The Conservatism Principle and the Asymmetric Timeliness of Earnings
Posted: 8 Jul 1998
Conservatism is interpreted to mean that accountants more frequently report current "bad news" about future cash flows in contemporaneous earnings than current "good news." Thus, earnings reported under GAAP should be more timely in reporting "bad news" about future cash flows than "good news." This paper, using the firm's stock return as a measure of news, shows that the contemporaneous association between earnings and negative returns is two to five times as large as the contemporaneous association between earnings and positive returns. It is also shown that the greater timeliness of earnings relative to cash flow measures is largely due to a greater sensitivity to concurrent negative returns. This result is consistent with accountants recording accruals conservatively. Another implication of conservatism is that negative earnings surprises are likely to be less persistent than positive earnings surprises, because earnings reports more bad news concurrently than good news, with the latter being spread over several periods. This is shown to be true empirically. It is predicted and found that earnings response coefficients are higher for positive earnings changes than for negative earnings changes, which is consistent with the market correcting for the difference in persistence in conservatively determined earnings. It is also found that the sensitivity of earnings to negative returns has more than quadrupled since 1980, while the sensitivity of earnings to negative returns has declined by two-thirds, suggesting that earnings measurement has become more conservative. Increases in accounting conservatism are found to be correlated with increases in auditor liability, but no causal inferences are drawn.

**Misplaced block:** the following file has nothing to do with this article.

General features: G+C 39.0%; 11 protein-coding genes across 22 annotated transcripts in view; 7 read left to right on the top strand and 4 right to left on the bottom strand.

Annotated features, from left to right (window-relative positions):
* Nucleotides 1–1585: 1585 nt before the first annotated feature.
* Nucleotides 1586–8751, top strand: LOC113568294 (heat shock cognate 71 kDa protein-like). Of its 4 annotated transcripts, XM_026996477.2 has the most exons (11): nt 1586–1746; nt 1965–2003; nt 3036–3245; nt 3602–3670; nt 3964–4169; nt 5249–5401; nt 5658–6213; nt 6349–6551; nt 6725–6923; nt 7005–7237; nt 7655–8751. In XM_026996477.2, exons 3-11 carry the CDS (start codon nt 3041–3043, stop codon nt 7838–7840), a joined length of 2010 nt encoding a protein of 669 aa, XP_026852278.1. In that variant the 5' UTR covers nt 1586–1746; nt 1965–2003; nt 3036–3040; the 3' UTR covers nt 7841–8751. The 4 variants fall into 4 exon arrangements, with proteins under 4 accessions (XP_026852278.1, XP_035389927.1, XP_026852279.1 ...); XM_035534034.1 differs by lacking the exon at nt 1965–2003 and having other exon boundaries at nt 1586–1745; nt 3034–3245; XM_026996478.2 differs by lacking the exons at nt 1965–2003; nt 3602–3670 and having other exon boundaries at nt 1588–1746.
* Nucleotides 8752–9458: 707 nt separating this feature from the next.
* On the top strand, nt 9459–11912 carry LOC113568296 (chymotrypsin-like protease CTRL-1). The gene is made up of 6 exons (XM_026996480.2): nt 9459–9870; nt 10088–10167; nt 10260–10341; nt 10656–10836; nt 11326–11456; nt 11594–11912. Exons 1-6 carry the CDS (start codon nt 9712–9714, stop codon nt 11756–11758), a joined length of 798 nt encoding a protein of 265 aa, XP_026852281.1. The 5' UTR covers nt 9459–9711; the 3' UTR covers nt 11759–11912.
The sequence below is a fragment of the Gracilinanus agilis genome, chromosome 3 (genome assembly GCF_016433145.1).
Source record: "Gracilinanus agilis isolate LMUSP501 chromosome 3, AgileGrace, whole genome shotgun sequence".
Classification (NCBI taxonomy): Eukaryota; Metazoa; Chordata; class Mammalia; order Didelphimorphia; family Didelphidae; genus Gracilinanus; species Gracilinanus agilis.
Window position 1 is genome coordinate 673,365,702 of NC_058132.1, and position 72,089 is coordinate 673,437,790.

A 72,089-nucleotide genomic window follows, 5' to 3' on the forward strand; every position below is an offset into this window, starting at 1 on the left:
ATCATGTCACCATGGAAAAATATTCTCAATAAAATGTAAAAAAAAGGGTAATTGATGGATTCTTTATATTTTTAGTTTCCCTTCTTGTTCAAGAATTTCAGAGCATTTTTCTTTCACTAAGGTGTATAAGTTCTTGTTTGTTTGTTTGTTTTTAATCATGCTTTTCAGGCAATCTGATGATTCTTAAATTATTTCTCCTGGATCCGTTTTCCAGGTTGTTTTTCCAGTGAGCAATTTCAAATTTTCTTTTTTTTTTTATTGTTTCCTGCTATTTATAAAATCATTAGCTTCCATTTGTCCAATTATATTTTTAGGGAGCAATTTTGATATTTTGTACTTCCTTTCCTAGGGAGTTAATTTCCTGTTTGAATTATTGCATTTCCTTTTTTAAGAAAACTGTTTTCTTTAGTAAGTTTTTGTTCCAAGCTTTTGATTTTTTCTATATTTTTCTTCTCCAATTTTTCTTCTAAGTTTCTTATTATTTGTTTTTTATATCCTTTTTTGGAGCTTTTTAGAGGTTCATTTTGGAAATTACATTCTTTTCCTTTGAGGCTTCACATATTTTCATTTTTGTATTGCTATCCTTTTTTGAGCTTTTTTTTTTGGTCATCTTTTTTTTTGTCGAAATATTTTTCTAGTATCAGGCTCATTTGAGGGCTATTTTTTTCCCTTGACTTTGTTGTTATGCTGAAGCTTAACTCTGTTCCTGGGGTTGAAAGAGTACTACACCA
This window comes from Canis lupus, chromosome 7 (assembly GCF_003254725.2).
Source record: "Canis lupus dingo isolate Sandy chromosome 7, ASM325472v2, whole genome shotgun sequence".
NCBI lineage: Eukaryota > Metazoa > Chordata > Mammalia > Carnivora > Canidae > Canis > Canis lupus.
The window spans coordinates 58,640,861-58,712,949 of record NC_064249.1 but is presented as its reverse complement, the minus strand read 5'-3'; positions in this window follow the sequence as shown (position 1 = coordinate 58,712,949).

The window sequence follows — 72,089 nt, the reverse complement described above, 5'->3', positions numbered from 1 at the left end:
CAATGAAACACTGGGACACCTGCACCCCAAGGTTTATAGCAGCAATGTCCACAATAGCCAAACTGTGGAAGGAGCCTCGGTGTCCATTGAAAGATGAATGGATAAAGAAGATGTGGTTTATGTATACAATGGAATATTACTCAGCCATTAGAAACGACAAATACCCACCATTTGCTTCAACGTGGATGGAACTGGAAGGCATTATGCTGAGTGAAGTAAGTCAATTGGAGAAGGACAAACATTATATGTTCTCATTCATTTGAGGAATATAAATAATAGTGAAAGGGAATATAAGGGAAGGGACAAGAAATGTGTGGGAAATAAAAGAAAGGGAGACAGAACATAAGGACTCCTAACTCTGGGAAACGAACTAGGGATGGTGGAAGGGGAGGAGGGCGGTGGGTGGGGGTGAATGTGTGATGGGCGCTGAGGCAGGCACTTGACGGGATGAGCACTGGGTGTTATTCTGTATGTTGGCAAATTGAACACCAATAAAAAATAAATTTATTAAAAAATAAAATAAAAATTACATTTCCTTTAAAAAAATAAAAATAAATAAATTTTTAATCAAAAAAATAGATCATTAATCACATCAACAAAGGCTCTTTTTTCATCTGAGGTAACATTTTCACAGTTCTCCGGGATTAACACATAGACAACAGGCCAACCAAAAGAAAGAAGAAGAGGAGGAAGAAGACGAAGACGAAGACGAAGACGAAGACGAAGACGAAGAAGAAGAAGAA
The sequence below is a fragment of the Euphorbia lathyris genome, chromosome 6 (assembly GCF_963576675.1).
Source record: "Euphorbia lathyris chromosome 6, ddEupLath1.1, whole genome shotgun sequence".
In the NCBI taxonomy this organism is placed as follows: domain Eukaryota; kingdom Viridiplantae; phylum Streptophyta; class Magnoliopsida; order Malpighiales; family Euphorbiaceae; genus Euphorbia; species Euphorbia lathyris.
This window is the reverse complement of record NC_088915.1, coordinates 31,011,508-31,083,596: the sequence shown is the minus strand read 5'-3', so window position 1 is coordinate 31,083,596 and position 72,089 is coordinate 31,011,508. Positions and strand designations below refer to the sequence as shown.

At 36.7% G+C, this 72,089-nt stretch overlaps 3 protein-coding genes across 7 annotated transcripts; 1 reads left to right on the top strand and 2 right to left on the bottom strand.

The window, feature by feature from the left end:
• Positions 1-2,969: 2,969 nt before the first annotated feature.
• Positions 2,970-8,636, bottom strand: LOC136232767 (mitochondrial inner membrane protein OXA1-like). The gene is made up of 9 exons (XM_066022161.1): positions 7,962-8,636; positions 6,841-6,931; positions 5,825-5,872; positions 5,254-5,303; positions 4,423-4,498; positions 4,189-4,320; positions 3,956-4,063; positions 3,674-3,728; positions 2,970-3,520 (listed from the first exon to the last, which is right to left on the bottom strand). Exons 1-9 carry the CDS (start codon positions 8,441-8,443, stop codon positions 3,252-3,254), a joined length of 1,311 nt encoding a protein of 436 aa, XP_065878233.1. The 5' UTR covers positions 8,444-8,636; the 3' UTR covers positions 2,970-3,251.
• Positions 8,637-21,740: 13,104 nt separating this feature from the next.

JEL Classification: M40
Suggested Citation: Suggested Citation